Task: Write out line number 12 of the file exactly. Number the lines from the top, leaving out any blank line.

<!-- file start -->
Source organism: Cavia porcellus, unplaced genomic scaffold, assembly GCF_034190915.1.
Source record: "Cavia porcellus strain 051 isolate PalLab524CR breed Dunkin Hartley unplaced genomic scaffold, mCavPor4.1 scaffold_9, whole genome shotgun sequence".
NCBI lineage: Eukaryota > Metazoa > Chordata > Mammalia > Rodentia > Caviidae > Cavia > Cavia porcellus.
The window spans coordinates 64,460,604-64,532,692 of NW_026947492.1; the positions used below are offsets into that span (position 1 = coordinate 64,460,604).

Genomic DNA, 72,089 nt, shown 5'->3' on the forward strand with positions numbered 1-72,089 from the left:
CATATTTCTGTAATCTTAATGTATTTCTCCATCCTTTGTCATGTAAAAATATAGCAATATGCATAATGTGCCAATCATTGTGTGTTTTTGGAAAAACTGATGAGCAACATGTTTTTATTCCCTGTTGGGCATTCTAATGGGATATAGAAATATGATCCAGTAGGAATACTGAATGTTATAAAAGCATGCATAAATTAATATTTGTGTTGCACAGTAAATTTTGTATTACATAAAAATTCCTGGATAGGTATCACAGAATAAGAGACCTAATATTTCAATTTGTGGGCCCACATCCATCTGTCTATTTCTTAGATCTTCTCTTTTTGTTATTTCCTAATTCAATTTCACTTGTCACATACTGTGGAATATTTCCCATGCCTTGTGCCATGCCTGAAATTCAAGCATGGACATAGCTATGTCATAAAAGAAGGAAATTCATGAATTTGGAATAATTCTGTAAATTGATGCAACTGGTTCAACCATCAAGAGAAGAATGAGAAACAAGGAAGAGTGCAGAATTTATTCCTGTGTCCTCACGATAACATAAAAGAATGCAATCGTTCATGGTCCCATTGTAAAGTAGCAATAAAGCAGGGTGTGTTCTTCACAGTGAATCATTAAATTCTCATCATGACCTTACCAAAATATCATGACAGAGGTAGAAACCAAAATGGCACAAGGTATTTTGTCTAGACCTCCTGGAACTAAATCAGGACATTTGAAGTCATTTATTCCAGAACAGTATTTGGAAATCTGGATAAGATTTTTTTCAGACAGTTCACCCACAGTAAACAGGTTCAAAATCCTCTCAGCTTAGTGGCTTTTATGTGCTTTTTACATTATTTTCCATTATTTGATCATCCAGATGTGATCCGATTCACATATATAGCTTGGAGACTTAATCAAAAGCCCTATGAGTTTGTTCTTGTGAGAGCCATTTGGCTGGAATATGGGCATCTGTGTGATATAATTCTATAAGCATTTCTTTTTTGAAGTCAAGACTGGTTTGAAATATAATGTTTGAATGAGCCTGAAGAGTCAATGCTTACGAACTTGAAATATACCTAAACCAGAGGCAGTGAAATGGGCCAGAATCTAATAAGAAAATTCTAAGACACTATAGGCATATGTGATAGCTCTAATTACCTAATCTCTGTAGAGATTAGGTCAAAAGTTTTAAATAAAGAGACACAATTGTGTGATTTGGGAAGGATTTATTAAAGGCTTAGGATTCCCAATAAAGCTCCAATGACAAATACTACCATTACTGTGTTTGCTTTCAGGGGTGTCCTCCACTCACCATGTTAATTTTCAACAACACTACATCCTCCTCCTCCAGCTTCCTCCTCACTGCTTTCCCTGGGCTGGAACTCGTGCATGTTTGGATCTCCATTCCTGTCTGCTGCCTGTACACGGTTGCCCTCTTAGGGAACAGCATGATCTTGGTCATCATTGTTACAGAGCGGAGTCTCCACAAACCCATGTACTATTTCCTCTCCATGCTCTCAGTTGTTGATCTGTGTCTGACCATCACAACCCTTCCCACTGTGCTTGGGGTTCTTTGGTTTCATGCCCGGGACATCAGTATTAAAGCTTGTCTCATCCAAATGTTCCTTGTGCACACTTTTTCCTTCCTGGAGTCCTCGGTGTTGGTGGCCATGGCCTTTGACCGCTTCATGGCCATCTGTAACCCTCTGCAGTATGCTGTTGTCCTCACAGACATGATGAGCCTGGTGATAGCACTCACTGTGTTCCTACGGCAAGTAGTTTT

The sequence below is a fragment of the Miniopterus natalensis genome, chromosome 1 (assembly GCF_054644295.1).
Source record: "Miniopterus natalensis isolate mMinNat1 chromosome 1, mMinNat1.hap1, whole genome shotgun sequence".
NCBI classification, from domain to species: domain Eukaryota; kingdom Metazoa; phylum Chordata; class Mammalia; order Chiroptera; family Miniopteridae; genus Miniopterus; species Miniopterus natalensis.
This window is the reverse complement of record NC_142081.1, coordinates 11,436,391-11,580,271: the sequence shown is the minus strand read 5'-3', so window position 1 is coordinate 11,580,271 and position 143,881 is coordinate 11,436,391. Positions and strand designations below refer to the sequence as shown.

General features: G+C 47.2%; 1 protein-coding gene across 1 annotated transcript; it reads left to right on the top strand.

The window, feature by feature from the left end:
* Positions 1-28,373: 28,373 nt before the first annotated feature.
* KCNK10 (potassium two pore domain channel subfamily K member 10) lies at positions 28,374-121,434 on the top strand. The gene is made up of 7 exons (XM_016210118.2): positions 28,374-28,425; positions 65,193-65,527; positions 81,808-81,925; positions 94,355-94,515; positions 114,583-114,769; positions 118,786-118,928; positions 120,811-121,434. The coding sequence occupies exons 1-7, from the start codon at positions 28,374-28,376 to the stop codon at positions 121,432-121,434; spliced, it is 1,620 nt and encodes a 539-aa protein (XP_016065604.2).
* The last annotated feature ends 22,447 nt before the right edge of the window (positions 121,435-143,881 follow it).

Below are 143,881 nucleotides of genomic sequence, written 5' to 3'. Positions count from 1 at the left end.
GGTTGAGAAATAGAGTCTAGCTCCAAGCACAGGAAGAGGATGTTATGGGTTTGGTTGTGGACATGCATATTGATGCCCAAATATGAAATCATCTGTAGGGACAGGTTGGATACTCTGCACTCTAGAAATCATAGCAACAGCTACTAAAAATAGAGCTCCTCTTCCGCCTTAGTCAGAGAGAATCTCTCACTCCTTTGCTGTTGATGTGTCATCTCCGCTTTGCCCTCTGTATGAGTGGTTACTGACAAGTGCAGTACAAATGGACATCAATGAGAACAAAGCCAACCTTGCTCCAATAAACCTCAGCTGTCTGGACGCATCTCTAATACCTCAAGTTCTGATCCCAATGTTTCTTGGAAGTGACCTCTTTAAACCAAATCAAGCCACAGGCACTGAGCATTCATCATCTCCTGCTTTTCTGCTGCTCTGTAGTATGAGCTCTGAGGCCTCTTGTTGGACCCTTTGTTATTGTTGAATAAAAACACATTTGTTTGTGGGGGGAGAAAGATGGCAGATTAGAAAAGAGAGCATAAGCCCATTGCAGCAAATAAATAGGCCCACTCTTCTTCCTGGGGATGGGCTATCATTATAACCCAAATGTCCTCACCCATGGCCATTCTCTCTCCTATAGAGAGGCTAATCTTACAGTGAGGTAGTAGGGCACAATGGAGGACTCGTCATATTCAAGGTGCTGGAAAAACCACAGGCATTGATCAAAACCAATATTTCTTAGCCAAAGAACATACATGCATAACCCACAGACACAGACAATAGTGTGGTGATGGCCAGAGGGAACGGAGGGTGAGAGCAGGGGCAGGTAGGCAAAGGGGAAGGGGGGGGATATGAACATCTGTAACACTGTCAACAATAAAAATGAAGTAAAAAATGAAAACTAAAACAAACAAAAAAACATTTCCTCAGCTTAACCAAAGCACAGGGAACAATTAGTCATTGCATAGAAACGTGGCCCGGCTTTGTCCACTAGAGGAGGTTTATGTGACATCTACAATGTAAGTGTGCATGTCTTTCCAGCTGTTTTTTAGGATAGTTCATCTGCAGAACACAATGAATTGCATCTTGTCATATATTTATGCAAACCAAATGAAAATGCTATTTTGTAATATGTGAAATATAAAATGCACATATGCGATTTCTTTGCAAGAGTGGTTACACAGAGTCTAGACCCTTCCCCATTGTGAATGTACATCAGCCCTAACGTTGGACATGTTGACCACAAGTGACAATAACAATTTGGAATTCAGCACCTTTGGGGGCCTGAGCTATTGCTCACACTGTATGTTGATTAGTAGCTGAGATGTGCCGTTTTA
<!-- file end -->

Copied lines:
The window, feature by feature from the left end: